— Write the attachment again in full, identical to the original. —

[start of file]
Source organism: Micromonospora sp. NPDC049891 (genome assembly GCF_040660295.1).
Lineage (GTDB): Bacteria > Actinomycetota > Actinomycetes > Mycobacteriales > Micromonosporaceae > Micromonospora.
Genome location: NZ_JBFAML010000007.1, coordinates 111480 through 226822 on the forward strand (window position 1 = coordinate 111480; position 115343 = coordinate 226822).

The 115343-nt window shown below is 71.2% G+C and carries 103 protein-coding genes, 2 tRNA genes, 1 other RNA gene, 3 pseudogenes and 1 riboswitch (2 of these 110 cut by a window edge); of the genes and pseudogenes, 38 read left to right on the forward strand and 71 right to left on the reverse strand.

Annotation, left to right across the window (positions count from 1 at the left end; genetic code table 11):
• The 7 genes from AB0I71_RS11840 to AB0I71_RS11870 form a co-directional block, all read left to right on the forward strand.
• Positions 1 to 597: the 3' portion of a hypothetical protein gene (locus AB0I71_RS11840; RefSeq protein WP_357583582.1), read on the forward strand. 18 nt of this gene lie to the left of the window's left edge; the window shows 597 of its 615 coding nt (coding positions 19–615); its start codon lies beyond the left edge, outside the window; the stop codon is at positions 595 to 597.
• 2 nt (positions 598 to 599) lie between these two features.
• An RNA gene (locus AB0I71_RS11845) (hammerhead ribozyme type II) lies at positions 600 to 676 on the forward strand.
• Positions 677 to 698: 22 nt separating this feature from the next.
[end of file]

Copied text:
Source organism: Micromonospora sp. NPDC049891 (genome assembly GCF_040660295.1).
Lineage (GTDB): Bacteria > Actinomycetota > Actinomycetes > Mycobacteriales > Micromonosporaceae > Micromonospora.
Genome location: NZ_JBFAML010000007.1, coordinates 111480 through 226822 on the forward strand (window position 1 = coordinate 111480; position 115343 = coordinate 226822).

The 115343-nt window shown below is 71.2% G+C and carries 103 protein-coding genes, 2 tRNA genes, 1 other RNA gene, 3 pseudogenes and 1 riboswitch (2 of these 110 cut by a window edge); of the genes and pseudogenes, 38 read left to right on the forward strand and 71 right to left on the reverse strand.

Annotation, left to right across the window (positions count from 1 at the left end; genetic code table 11):
• The 7 genes from AB0I71_RS11840 to AB0I71_RS11870 form a co-directional block, all read left to right on the forward strand.
• Positions 1 to 597: the 3' portion of a hypothetical protein gene (locus AB0I71_RS11840; RefSeq protein WP_357583582.1), read on the forward strand. 18 nt of this gene lie to the left of the window's left edge; the window shows 597 of its 615 coding nt (coding positions 19–615); its start codon lies beyond the left edge, outside the window; the stop codon is at positions 595 to 597.
• 2 nt (positions 598 to 599) lie between these two features.
• An RNA gene (locus AB0I71_RS11845) (hammerhead ribozyme type II) lies at positions 600 to 676 on the forward strand.
• Positions 677 to 698: 22 nt separating this feature from the next.